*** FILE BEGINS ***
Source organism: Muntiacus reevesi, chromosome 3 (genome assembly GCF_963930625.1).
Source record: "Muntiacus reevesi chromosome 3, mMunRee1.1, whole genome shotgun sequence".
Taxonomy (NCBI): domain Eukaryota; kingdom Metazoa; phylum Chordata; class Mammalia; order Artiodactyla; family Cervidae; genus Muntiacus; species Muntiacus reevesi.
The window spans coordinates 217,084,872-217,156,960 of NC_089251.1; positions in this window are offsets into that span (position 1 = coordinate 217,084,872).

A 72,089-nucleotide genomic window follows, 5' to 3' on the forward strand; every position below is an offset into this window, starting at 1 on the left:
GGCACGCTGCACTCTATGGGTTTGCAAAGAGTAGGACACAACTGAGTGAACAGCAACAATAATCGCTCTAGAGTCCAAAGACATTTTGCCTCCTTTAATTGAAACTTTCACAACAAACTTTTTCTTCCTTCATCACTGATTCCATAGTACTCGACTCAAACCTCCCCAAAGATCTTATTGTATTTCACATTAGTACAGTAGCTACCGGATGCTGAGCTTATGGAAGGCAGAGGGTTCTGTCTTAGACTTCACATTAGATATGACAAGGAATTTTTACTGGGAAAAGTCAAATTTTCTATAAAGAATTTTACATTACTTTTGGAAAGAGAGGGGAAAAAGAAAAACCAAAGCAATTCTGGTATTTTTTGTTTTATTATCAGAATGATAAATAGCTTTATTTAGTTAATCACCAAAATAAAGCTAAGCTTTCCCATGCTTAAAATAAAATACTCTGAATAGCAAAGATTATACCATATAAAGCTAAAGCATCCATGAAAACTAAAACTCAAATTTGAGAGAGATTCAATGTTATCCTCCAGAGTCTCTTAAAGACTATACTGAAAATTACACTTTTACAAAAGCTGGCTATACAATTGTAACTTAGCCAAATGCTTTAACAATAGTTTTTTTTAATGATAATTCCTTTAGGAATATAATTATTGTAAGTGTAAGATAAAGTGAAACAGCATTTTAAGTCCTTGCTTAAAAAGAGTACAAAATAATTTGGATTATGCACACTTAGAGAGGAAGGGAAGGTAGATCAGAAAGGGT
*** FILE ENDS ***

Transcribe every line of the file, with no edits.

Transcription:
Source organism: Muntiacus reevesi, chromosome 3 (genome assembly GCF_963930625.1).
Source record: "Muntiacus reevesi chromosome 3, mMunRee1.1, whole genome shotgun sequence".
Taxonomy (NCBI): domain Eukaryota; kingdom Metazoa; phylum Chordata; class Mammalia; order Artiodactyla; family Cervidae; genus Muntiacus; species Muntiacus reevesi.
The window spans coordinates 217,084,872-217,156,960 of NC_089251.1; positions in this window are offsets into that span (position 1 = coordinate 217,084,872).

A 72,089-nucleotide genomic window follows, 5' to 3' on the forward strand; every position below is an offset into this window, starting at 1 on the left:
GGCACGCTGCACTCTATGGGTTTGCAAAGAGTAGGACACAACTGAGTGAACAGCAACAATAATCGCTCTAGAGTCCAAAGACATTTTGCCTCCTTTAATTGAAACTTTCACAACAAACTTTTTCTTCCTTCATCACTGATTCCATAGTACTCGACTCAAACCTCCCCAAAGATCTTATTGTATTTCACATTAGTACAGTAGCTACCGGATGCTGAGCTTATGGAAGGCAGAGGGTTCTGTCTTAGACTTCACATTAGATATGACAAGGAATTTTTACTGGGAAAAGTCAAATTTTCTATAAAGAATTTTACATTACTTTTGGAAAGAGAGGGGAAAAAGAAAAACCAAAGCAATTCTGGTATTTTTTGTTTTATTATCAGAATGATAAATAGCTTTATTTAGTTAATCACCAAAATAAAGCTAAGCTTTCCCATGCTTAAAATAAAATACTCTGAATAGCAAAGATTATACCATATAAAGCTAAAGCATCCATGAAAACTAAAACTCAAATTTGAGAGAGATTCAATGTTATCCTCCAGAGTCTCTTAAAGACTATACTGAAAATTACACTTTTACAAAAGCTGGCTATACAATTGTAACTTAGCCAAATGCTTTAACAATAGTTTTTTTTAATGATAATTCCTTTAGGAATATAATTATTGTAAGTGTAAGATAAAGTGAAACAGCATTTTAAGTCCTTGCTTAAAAAGAGTACAAAATAATTTGGATTATGCACACTTAGAGAGGAAGGGAAGGTAGATCAGAAAGGGT